see said...

Turning rabid & controversial is good for CNBC's rating and viewership.

People like Marc Faber supports "creative destruction" or let the market work out the past excesses but I guess he doesn't have to experience the social costs

Born2Reign said...

I used to hate economy in university, coz any answer is a right answer when you can BS rationally.

The entire financial markets are driven by fear and greed. At the root of every mortgage, asset "ownership",
~cashflows supplied by financing not collections,
~fiat money system (the money you cannot see),
~money creation by banks (we have trusted the banks so much as "safe and secured place" to stash our savings that most ppl actually were shocked that I suggest keeping some gold and silver in their own premises)
~stock market based on "confidence units"...that's why I say U-need-trust to buy unit trust
~properties as safe investments (most only make money upon sale, not upon purchase)

I wonder if the entire Babylonian financial system were to crumble to ashes, will gold and commodities stand the test of time?

I guess my question is What shall be the last one left standing, after the dust settles?

Gamelion said...

AS FREE LUNCH !!!!!!!!!!!!!!!

stoneman said...

When I was in Uni, they taught me that that Adam Smith's theory of THE RATIONALE MAN is the basis of economics. Now we all know that is false - people will think for themselves first. In some cases these selfish actions may lead to a better good e.g. creation of jobs by greedy MNCs & businessmen.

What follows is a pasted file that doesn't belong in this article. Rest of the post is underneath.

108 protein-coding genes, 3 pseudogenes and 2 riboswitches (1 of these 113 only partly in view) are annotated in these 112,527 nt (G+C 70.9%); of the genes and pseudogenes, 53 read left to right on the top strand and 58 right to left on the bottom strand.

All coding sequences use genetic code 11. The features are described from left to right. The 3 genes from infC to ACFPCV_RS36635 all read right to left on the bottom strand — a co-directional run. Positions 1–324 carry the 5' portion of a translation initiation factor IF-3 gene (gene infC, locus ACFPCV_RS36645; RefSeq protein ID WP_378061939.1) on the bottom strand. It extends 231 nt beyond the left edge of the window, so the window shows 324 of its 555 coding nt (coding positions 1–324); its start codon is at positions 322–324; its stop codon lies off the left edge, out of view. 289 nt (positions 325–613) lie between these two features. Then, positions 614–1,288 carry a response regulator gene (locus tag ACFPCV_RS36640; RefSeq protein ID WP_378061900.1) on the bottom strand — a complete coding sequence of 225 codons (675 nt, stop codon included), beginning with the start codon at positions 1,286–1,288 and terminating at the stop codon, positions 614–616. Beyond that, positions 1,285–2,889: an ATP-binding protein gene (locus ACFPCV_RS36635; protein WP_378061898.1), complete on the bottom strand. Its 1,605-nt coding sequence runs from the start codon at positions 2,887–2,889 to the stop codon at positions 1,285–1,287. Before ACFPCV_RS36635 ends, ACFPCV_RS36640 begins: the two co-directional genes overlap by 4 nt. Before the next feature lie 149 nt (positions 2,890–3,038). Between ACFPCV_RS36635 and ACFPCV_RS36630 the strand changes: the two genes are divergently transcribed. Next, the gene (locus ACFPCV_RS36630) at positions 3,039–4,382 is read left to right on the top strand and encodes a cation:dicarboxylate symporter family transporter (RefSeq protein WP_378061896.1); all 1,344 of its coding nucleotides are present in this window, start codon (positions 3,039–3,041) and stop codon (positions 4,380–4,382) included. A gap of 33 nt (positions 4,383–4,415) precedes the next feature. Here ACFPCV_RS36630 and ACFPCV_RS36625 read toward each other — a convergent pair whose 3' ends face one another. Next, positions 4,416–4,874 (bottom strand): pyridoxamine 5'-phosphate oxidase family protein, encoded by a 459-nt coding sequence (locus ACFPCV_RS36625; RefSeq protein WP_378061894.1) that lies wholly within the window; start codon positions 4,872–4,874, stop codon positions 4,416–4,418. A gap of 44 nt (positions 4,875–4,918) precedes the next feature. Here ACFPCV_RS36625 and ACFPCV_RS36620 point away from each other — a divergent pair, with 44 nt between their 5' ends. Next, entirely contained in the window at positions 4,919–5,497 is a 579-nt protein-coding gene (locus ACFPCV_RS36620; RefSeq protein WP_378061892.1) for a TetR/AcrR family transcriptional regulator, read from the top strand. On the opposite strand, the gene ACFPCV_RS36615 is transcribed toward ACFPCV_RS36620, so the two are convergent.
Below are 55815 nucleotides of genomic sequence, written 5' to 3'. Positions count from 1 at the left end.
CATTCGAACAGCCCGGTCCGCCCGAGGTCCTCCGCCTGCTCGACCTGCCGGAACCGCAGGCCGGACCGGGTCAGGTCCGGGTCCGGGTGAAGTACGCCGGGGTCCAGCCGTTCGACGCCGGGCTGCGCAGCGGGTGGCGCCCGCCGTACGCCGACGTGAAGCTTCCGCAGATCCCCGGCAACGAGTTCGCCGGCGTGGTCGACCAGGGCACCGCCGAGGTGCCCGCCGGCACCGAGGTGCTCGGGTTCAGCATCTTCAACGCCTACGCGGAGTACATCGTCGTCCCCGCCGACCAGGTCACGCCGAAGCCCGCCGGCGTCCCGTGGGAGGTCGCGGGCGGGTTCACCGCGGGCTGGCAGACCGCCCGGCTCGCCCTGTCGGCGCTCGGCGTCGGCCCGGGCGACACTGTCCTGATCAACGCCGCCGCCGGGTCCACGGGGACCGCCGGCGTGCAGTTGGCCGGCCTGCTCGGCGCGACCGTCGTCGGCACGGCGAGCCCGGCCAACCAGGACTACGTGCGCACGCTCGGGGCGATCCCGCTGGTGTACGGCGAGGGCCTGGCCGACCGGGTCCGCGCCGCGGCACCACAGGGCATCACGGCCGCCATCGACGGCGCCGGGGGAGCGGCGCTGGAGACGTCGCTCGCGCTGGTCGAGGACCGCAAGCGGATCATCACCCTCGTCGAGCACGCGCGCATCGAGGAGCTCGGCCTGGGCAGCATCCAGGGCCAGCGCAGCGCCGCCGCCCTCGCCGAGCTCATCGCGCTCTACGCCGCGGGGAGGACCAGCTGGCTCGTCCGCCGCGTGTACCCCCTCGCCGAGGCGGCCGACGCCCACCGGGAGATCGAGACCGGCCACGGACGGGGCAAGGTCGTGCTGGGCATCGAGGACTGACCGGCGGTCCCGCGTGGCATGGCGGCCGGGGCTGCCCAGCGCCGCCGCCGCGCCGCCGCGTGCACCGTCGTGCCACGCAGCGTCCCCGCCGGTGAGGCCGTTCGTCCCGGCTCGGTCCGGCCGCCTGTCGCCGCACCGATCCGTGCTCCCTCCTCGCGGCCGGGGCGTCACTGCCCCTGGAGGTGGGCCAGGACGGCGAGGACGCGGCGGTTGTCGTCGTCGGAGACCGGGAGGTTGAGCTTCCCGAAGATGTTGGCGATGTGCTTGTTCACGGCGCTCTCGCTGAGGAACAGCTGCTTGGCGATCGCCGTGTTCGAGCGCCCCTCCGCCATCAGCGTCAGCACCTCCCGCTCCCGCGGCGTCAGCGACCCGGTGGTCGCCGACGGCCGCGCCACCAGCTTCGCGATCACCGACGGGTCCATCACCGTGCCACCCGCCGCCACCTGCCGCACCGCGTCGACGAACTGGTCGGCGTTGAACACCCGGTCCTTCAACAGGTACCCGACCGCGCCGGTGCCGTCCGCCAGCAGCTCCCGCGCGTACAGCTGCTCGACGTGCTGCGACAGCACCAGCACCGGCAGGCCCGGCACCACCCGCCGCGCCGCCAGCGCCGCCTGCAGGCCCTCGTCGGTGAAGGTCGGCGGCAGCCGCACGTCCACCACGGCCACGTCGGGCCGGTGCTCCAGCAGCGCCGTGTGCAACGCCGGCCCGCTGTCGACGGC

However the modern Wall Street have taken speculation too far with ABS, MBS, CDOs, CDS etc. They are trading papers with little or no underlying assets ! In that respect I would like to see the growth of Islamic Finance because every transaction must be asset backed ! No more funny transactions and papers.

Why can't the governments just outlaw derivatives?? They are supposed to be used for hedging - instead they have almost destroyed the modern economies as we know it ! It has not worked. look at Citic who lost billions from their purchase of AUD !!Crazy right... hedging does not reduce your losses. There is no real headging - you are just passing on some risk to others and taking on some other unknown risks onto your books !